Redefining the Narrative: The Collision of American Foreign and Domestic Policy in 1965, Vietnam and the Civil Rights Movement
Dr Karl P. Benziger, Robert Cvornyek.
The American war in Vietnam and the civil rights movement remain two of the most pivotal moments in post 1945 American history. Yet, few scholars have fully examined the interrelationship between these two events that shaped the political culture and character of the United States during this period. Popular and scholarly accounts of the 1960’s tend to separate these events and this pattern is also evident in monographs centered on the war and the civil rights movement. Recently, historians writing about the Cold War and Civil Rights tend to focus on the period immediately following World War II without extending their critical analysis through the 1960’s. This paper will utilize contemporary accounts identifying 1965 as a critical moment in both the conduct of the war and the civil rights movement and the interrelationship between the two. For instance in early 1965 Vice President Hubert Humphrey and Malcolm X, two very different public figures, addressed the significance of that year as a turning point in recent American history. In a memorandum to President Lyndon Johnson, Humphrey asserted that 1965 was the year of political opportunity that would allow the United States to withdraw from Vietnam and maintain the administration’s good standing among African Americans and other elements within the Democratic coalition. In turn, Malcolm X isolated 1965 as a most dangerous period for American domestic policy makers should the civil rights movement adopt the successful strategies employed by third world movements of national liberation, especially South Vietnam. The dilemmas posed by both and the direction the country ultimately would take had significant consequences for peace and freedom at home and abroad.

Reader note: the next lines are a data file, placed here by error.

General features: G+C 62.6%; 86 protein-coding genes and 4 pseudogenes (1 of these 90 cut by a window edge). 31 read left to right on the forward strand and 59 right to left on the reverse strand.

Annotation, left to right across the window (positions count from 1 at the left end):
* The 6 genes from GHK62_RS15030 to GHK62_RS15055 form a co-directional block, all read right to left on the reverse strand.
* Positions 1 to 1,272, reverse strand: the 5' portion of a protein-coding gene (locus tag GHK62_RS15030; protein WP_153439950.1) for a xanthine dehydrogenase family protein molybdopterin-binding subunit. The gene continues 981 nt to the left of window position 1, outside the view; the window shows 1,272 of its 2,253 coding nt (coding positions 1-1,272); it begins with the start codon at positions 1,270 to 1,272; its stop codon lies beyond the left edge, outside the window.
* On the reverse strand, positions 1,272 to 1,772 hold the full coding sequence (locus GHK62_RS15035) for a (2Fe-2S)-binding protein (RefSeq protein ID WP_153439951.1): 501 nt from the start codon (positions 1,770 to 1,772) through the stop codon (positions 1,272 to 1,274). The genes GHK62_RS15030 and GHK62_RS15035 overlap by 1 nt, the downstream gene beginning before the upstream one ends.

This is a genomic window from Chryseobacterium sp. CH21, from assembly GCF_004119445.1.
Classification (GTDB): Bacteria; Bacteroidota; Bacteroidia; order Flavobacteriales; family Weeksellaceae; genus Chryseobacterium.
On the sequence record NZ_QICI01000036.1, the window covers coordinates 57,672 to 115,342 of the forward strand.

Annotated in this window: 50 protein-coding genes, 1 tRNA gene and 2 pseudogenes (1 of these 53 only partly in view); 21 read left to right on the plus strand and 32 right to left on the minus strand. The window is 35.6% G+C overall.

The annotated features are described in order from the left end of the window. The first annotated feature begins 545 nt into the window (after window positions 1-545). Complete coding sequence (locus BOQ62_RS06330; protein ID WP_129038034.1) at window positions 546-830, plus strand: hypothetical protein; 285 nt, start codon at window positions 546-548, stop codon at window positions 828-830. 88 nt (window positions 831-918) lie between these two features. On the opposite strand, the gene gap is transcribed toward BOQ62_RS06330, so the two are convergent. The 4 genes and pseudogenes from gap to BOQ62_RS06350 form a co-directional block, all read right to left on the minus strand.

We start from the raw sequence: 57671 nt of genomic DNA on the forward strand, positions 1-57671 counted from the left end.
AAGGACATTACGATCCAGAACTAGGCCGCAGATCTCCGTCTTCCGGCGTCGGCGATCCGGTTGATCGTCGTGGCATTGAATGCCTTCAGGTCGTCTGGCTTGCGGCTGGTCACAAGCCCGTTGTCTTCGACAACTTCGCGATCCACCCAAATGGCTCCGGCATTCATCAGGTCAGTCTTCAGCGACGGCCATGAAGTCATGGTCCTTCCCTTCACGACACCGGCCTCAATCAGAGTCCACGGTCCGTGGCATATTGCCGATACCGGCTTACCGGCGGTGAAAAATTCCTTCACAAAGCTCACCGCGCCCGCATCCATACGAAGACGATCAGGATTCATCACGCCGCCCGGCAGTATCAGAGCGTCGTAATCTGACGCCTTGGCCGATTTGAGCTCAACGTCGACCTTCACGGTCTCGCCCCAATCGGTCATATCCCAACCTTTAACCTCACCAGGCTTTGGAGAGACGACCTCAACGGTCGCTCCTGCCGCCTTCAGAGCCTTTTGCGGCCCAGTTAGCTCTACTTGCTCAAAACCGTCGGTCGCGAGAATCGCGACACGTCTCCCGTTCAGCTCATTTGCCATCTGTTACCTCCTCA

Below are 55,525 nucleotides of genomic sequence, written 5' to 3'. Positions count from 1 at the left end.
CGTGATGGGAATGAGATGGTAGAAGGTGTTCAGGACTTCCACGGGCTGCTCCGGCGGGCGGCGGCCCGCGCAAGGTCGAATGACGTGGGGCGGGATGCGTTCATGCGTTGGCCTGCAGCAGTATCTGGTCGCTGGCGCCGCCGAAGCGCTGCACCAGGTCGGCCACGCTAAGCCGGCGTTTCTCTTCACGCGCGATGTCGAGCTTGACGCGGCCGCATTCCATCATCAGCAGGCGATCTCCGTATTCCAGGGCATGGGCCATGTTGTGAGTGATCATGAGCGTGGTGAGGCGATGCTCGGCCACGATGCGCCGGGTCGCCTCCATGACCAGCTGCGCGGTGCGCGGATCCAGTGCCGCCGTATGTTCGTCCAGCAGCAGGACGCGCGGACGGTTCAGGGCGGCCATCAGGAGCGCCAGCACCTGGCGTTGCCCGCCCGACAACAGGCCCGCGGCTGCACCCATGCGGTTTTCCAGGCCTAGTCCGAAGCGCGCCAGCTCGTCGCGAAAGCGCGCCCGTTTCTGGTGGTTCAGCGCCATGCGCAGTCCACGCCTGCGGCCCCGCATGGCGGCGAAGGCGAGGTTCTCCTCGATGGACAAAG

Dr Karl P. Benziger (United States)
Department of History
Rhode Island College
Robert Cvornyek (United States)
Dept. of History
Rhode Island College
(30 min. Conference Paper, English)